Ha! Ha! Bet you've never seen this recipe before. Actually, I found a recipe very similar to the one my German mother-in-law taught me, on the web. The recipe spans Eastern France to East Prussia, but true cuisine knows few boundaries.
http://www.cooks.com/rec/doc/0,1926,158182-241203,00.html This recipe is for Alsatian kraut. My mother-in-law was from Silesia. She sure could cook.
Sometimes Kielbasa are on sale. I always purchase those with half turkey, being leaner and we've decided we like the less fatty flavor better. So what's with the four fats recipe?
Came home from out of town. Found the Kielbasa almost past it's "date" in the fridge. Also found a big can of imported kraut from the Job Lot. Get to work.
Chopped up an onion, and found, like one teaspoon of butter in the dish. Aha! There is a smidgeon of chicken fat from the roast chicken of the night before we left. Tossed that into the skillet. Ye gods! What's this weird red stuff. Omigod, it's the fat I drained off the barbequed brisket. I put it in the freezer for the trash pickup, but took about a tablespoon of that to add to the (so far) other fats. Then I espied two slices of pancetta in the freezer, so I thawed those out and chopped them up. Now we have pork, chicken and beef fats and a bit of butter.
Browned the onions in same. Man, did they look good. Added some carraway seeds and a bay leaf. Dumped in the little bit of gelatinous chicken broth. Oh yum! Cut the kielbasa into 4 and tossed it in. Found a bit of andouille sausage in the freezer and put that into the pot. On top of the meats, I dumped the drained and rinsed kraut, and stirred it up.
Added a goodly amount of white wine, Vermouth from the fridge, always handy. Any white, even champagne will do. Cooked on slow heat for 15 minutes. Stirred again and cooked another 15 minutes. Oh, and I dumped a tablespoon of brown sugar into the browned onion, but I could just as well chopped an apple and added. You need a bit of sweetness.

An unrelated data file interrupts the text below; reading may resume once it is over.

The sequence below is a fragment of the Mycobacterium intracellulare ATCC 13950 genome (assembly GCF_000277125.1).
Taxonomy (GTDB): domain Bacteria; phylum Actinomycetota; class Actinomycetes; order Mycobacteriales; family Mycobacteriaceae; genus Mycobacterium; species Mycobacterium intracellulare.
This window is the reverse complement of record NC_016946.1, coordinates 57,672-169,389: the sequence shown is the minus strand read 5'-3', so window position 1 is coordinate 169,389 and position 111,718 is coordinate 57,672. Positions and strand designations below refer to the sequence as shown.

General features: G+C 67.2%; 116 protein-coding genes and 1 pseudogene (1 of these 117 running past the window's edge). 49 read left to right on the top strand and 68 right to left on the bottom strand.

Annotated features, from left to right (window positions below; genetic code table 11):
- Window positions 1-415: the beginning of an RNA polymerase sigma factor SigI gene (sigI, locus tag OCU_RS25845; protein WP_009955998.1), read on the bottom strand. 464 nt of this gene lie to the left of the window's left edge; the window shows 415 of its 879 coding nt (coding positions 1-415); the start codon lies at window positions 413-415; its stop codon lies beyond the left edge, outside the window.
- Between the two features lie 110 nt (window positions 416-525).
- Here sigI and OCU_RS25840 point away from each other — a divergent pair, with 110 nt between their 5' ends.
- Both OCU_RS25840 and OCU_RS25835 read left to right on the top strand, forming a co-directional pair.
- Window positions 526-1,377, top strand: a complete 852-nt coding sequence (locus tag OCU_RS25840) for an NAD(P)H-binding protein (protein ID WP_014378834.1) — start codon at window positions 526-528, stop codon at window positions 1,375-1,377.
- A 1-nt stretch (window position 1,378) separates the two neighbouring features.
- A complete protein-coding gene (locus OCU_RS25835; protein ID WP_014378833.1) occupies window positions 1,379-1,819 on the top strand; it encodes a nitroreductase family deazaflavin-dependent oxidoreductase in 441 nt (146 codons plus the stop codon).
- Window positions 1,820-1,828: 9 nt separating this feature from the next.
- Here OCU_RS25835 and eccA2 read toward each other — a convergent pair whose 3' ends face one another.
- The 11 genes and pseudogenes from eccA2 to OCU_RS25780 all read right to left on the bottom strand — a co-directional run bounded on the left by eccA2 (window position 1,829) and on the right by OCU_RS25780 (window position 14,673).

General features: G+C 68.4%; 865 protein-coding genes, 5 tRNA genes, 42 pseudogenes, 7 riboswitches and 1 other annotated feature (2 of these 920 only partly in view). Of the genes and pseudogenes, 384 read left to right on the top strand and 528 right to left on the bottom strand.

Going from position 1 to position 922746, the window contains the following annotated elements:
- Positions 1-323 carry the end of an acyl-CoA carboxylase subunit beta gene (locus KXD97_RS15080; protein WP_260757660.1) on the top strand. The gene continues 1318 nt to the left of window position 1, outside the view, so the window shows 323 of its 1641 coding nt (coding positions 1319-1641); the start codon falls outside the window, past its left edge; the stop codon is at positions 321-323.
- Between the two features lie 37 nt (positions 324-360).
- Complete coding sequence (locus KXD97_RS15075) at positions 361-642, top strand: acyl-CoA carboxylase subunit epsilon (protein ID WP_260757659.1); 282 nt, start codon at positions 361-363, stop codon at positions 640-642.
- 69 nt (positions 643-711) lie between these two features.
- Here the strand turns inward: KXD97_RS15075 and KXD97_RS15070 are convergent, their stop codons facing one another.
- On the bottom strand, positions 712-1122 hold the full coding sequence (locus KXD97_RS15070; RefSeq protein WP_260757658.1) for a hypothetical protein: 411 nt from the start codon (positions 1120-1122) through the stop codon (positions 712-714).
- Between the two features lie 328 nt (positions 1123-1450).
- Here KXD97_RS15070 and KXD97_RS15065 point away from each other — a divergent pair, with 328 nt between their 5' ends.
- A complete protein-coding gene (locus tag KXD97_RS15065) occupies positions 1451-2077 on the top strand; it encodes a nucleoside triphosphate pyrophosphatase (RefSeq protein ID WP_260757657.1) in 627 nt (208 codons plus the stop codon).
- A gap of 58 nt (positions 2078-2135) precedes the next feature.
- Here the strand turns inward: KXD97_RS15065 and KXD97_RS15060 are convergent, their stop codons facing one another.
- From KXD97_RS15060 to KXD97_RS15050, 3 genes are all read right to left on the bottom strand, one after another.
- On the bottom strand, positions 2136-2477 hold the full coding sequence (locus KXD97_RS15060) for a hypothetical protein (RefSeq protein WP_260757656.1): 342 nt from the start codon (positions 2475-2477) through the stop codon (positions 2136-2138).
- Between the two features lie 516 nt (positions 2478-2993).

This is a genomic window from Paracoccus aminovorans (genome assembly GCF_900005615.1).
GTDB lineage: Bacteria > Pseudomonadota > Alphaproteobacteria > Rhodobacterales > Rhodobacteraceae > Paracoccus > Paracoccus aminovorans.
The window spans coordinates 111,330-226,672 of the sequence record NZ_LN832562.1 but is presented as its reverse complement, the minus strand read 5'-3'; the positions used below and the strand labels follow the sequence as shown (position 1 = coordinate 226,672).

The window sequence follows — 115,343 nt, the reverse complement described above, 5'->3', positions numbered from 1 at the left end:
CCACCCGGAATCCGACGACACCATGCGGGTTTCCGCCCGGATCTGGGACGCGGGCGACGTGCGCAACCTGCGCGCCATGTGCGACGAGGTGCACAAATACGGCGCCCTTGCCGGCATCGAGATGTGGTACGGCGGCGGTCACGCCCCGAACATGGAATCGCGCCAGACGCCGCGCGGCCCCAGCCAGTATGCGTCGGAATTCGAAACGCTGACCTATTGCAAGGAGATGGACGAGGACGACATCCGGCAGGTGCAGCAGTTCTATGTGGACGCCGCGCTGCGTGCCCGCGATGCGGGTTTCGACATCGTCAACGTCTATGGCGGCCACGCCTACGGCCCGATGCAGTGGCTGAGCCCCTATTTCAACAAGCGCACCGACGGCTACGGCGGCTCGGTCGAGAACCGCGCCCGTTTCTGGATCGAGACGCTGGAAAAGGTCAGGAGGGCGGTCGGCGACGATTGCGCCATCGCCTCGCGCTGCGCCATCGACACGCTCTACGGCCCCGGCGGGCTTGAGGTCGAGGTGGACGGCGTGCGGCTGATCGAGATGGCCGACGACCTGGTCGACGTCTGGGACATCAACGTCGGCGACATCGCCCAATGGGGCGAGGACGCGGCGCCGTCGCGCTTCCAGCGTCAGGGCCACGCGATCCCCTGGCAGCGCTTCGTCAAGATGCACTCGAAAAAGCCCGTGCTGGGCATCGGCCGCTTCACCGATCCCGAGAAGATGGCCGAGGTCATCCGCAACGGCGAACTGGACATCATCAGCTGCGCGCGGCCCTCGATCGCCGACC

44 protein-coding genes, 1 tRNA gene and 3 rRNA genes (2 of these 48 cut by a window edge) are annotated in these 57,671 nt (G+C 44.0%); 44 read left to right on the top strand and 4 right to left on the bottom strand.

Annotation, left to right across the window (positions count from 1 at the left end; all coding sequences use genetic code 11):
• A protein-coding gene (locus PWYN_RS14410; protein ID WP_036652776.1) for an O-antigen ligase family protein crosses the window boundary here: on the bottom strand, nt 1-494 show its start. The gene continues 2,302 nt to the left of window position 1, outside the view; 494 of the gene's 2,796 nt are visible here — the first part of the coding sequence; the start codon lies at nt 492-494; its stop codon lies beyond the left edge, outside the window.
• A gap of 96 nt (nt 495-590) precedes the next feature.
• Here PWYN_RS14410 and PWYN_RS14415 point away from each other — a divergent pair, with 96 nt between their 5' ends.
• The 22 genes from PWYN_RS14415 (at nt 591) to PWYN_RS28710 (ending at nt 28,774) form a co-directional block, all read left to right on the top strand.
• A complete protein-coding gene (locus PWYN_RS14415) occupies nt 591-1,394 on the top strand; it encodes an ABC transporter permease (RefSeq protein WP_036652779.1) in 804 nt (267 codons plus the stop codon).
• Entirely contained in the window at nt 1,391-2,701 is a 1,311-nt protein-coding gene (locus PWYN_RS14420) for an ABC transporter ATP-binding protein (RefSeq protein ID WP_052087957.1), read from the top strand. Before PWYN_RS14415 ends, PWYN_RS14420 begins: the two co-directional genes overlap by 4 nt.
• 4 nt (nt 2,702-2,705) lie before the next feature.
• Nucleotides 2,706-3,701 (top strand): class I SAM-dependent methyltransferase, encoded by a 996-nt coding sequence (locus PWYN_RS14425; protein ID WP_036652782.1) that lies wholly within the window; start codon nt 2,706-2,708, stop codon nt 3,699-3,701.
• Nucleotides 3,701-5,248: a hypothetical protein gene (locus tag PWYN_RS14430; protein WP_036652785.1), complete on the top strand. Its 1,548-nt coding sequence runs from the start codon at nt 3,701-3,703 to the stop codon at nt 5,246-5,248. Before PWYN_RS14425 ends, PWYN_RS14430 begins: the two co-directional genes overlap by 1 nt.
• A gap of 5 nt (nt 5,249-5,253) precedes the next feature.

You can keep adding wine and cook all day or stop there are reheat later. We made two meals of it, with mashed potatoes and Insalata Caprese for an appetizer. Tonight, the sauerkraut had mellowed into something that transcended saurkraut. Delicious.
Always have a good brand of German mustard. We drag something called "Loewensenf" back with us when we go to Germany. Keeps forever. Comes in a yellow tube. A superior mustard.
You can open a can of sauerkraut and heat it up or you can make something special. This was not a time hog and the big work was chopping the onion. I mean, we aren't talking The French Laundry here, but the result was stunning.
So keep bits of leftovers; they may create your reputation as a stellar chef. And the chicken sandwiches we ate on the road were extra good. I put the carcass in the freezer for later soup making. We have discovered that if you share a sandwich, a drink and a bag of chips that's enough for get you through an afternoon of driving without tiredness. O.K. we didn't share the Pepperidge Farm cookies.
If you can't make your own sandwiches, Panera Bread does a fine job, and those are also big enough to share. We had a lunch time picnic along the Erie Canal that defined pleasant. And a $7.00 chicken served us three meals and we'll get at least 3 more. The price is right. Just do it.